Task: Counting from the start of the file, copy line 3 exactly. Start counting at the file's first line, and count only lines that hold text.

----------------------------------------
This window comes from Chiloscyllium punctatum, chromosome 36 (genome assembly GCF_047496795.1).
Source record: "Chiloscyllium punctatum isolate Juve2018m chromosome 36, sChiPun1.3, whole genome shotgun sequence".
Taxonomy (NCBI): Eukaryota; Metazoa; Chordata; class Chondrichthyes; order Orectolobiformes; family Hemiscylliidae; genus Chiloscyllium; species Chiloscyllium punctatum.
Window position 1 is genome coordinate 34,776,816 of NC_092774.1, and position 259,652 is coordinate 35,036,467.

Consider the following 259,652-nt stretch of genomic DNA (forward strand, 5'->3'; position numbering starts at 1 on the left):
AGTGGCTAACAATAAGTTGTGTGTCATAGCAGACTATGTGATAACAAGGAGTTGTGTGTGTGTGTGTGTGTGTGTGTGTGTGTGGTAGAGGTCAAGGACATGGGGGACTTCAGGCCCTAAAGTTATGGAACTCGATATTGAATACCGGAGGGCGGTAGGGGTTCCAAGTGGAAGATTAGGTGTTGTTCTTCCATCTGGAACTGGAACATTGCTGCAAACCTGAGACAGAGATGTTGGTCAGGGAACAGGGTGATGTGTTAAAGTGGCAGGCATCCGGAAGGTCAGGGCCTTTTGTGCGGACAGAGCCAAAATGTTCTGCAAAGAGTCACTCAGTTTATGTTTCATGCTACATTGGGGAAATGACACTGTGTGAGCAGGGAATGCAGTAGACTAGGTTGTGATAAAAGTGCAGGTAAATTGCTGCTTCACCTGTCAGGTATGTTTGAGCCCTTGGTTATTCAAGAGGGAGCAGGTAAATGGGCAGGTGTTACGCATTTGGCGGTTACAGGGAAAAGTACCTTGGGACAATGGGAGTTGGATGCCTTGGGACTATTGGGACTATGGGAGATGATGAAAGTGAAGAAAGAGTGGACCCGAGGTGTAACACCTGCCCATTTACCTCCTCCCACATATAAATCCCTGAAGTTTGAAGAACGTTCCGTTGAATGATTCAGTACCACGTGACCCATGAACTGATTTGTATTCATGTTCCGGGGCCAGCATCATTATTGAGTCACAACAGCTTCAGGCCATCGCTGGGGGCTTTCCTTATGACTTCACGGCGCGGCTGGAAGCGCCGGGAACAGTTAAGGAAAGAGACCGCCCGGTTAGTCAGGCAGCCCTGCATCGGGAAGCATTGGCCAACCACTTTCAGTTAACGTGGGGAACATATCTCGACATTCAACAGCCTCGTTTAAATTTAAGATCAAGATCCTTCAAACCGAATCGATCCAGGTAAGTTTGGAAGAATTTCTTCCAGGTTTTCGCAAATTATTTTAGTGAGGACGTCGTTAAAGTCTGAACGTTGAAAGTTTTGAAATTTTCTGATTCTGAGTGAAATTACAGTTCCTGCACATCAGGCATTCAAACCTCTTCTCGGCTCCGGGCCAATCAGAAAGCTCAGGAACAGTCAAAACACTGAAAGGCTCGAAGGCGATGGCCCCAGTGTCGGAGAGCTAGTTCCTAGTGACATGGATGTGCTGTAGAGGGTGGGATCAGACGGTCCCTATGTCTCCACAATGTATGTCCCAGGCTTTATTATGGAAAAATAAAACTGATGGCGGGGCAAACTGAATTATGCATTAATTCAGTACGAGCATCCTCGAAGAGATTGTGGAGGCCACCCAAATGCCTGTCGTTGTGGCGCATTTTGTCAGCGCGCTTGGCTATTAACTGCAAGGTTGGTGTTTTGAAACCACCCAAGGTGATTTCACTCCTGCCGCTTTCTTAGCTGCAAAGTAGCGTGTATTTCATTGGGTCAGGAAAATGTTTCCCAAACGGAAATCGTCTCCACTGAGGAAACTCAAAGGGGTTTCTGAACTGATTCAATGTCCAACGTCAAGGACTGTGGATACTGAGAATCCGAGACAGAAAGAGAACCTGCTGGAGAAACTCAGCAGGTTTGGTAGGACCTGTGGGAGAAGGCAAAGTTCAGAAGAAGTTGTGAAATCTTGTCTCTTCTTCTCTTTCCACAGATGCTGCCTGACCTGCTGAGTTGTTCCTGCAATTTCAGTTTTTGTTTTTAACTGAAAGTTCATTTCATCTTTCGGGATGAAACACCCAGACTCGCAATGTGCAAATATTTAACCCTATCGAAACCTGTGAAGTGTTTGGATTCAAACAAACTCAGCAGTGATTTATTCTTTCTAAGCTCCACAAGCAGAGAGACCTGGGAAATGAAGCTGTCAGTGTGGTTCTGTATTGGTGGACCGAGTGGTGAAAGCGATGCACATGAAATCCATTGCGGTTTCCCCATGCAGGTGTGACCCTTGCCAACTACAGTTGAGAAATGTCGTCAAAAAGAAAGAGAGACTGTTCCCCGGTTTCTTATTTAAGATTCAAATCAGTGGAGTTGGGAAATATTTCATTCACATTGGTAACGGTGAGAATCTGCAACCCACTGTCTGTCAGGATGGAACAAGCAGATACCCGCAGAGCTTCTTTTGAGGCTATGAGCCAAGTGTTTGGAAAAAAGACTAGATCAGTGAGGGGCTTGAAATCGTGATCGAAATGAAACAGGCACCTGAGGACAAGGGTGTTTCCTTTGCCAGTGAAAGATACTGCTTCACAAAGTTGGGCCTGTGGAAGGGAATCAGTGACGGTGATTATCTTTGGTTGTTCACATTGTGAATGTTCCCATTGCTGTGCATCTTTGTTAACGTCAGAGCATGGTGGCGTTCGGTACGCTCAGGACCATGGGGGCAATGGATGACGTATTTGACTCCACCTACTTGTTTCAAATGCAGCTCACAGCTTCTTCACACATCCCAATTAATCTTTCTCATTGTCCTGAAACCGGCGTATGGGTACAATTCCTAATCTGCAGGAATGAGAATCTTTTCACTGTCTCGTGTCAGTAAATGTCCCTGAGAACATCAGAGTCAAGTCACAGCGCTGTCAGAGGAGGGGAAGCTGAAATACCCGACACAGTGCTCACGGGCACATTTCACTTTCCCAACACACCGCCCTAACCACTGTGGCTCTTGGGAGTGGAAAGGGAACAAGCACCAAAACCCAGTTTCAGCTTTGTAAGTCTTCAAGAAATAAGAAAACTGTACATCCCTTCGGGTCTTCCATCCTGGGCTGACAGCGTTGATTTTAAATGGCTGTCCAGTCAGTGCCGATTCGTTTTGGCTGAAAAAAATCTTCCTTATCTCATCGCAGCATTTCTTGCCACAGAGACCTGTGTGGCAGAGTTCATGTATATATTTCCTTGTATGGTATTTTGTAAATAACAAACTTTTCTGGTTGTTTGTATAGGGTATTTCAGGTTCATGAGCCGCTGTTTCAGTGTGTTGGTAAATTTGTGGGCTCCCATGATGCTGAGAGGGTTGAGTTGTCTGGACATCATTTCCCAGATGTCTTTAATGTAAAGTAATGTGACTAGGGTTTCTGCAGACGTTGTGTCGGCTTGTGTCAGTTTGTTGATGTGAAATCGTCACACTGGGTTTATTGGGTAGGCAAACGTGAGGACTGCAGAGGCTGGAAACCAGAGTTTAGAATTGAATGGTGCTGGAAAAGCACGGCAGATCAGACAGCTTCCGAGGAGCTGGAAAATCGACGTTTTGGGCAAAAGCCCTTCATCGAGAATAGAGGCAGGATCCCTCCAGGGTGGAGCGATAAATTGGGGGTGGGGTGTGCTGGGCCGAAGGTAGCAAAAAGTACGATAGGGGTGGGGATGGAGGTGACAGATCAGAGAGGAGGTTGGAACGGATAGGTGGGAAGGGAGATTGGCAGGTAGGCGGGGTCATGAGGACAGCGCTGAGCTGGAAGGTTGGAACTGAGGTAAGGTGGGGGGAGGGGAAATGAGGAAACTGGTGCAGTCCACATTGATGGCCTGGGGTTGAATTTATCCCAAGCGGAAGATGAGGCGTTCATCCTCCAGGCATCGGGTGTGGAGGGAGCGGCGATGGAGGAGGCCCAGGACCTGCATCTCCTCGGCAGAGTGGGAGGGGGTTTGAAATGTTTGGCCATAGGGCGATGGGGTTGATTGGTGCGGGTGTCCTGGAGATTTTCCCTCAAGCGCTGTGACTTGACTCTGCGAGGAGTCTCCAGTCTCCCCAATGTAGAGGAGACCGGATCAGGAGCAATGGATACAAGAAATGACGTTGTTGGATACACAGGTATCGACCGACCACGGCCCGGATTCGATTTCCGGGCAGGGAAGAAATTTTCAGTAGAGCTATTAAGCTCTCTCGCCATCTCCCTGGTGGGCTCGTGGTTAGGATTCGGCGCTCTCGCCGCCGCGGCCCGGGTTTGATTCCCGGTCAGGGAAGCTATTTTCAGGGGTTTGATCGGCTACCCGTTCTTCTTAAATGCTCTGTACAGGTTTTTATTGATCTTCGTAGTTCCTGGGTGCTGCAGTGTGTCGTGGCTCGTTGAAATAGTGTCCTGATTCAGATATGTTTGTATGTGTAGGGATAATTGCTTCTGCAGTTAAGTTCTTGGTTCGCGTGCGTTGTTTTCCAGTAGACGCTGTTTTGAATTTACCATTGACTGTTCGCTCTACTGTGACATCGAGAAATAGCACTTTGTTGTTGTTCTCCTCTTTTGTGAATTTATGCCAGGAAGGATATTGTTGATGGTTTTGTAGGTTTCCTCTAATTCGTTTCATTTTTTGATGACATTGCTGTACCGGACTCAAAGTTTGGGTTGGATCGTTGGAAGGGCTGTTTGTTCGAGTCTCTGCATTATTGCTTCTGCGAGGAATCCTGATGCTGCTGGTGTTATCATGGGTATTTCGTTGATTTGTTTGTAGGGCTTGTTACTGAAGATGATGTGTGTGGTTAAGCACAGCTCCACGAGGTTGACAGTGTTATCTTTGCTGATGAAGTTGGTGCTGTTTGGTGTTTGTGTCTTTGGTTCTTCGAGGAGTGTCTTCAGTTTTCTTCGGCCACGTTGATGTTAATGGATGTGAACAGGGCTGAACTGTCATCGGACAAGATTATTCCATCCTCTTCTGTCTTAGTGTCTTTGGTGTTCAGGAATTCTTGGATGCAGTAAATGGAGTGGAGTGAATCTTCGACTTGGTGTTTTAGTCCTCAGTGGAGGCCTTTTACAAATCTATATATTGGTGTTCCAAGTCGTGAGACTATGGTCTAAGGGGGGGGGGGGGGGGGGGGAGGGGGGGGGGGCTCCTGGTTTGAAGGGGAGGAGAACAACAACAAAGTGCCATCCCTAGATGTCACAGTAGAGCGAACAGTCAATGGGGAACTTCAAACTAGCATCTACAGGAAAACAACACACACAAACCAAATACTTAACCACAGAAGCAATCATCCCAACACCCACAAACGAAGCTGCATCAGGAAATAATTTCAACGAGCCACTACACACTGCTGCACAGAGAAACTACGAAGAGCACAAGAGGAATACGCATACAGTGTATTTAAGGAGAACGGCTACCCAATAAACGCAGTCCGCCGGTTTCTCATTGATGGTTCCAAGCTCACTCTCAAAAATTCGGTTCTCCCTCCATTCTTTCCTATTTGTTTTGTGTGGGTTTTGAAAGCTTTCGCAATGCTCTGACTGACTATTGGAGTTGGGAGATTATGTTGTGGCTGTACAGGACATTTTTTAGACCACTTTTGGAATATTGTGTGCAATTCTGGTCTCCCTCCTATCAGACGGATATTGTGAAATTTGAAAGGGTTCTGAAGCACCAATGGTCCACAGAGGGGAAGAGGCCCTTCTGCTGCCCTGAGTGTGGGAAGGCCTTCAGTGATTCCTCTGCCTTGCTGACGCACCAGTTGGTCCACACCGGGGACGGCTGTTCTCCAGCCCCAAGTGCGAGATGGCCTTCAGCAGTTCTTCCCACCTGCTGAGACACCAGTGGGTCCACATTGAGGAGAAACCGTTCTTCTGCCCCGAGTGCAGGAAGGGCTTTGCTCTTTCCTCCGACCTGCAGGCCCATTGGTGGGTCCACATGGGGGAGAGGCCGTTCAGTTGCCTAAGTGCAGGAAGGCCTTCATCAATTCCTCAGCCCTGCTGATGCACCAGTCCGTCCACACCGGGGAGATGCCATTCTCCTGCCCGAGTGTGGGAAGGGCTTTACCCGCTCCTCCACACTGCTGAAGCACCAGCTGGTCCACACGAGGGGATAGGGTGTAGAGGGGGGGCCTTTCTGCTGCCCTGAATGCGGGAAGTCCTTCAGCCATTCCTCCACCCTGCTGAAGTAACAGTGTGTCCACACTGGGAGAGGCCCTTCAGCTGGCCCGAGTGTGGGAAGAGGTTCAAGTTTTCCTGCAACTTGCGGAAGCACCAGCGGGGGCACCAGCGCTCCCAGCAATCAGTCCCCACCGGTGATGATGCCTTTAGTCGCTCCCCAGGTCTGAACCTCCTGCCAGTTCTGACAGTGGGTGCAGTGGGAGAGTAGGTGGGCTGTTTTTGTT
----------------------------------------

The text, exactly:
Taxonomy (NCBI): Eukaryota; Metazoa; Chordata; class Chondrichthyes; order Orectolobiformes; family Hemiscylliidae; genus Chiloscyllium; species Chiloscyllium punctatum.